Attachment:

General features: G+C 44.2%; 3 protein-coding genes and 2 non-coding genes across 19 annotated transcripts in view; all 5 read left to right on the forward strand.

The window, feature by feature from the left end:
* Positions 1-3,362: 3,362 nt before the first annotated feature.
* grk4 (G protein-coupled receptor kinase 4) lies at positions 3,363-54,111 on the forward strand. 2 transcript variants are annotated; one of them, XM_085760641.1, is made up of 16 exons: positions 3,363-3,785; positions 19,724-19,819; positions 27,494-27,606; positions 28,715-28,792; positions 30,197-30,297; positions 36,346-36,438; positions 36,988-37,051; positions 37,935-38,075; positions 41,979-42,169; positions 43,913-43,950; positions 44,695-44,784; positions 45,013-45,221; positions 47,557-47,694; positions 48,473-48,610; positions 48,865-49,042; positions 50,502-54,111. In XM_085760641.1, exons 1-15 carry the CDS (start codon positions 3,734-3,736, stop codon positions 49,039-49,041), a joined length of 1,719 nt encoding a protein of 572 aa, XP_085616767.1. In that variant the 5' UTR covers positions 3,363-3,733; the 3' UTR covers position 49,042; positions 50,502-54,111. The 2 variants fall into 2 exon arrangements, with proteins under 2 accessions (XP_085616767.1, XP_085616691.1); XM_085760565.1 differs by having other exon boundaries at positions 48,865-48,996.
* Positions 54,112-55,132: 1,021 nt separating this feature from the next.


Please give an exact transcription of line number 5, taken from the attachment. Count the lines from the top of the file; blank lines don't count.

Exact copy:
* Positions 54,112-55,132: 1,021 nt separating this feature from the next.